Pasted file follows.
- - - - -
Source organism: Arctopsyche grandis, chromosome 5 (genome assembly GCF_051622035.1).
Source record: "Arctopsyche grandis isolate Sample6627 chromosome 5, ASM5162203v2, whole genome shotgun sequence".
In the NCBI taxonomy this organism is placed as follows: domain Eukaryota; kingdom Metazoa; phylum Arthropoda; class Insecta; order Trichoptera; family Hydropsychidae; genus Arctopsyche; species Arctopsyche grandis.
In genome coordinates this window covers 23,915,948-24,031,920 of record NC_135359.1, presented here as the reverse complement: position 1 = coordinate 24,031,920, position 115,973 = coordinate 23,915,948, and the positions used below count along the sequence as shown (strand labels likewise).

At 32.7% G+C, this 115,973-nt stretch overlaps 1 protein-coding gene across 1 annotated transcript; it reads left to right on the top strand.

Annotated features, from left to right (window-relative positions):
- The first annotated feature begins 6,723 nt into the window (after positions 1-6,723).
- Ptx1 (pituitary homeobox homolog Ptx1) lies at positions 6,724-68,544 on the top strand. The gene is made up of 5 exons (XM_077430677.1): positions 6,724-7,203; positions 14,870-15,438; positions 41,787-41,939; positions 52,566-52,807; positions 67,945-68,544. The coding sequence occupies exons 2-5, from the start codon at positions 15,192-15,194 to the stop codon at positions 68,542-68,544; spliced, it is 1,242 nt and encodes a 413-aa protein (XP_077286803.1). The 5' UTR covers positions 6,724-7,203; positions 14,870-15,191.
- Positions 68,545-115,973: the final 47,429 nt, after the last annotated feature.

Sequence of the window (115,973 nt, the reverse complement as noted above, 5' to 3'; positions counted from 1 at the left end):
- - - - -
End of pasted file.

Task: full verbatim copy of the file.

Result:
Source organism: Arctopsyche grandis, chromosome 5 (genome assembly GCF_051622035.1).
Source record: "Arctopsyche grandis isolate Sample6627 chromosome 5, ASM5162203v2, whole genome shotgun sequence".
In the NCBI taxonomy this organism is placed as follows: domain Eukaryota; kingdom Metazoa; phylum Arthropoda; class Insecta; order Trichoptera; family Hydropsychidae; genus Arctopsyche; species Arctopsyche grandis.
In genome coordinates this window covers 23,915,948-24,031,920 of record NC_135359.1, presented here as the reverse complement: position 1 = coordinate 24,031,920, position 115,973 = coordinate 23,915,948, and the positions used below count along the sequence as shown (strand labels likewise).

At 32.7% G+C, this 115,973-nt stretch overlaps 1 protein-coding gene across 1 annotated transcript; it reads left to right on the top strand.

Annotated features, from left to right (window-relative positions):
- The first annotated feature begins 6,723 nt into the window (after positions 1-6,723).
- Ptx1 (pituitary homeobox homolog Ptx1) lies at positions 6,724-68,544 on the top strand. The gene is made up of 5 exons (XM_077430677.1): positions 6,724-7,203; positions 14,870-15,438; positions 41,787-41,939; positions 52,566-52,807; positions 67,945-68,544. The coding sequence occupies exons 2-5, from the start codon at positions 15,192-15,194 to the stop codon at positions 68,542-68,544; spliced, it is 1,242 nt and encodes a 413-aa protein (XP_077286803.1). The 5' UTR covers positions 6,724-7,203; positions 14,870-15,191.
- Positions 68,545-115,973: the final 47,429 nt, after the last annotated feature.

Sequence of the window (115,973 nt, the reverse complement as noted above, 5' to 3'; positions counted from 1 at the left end):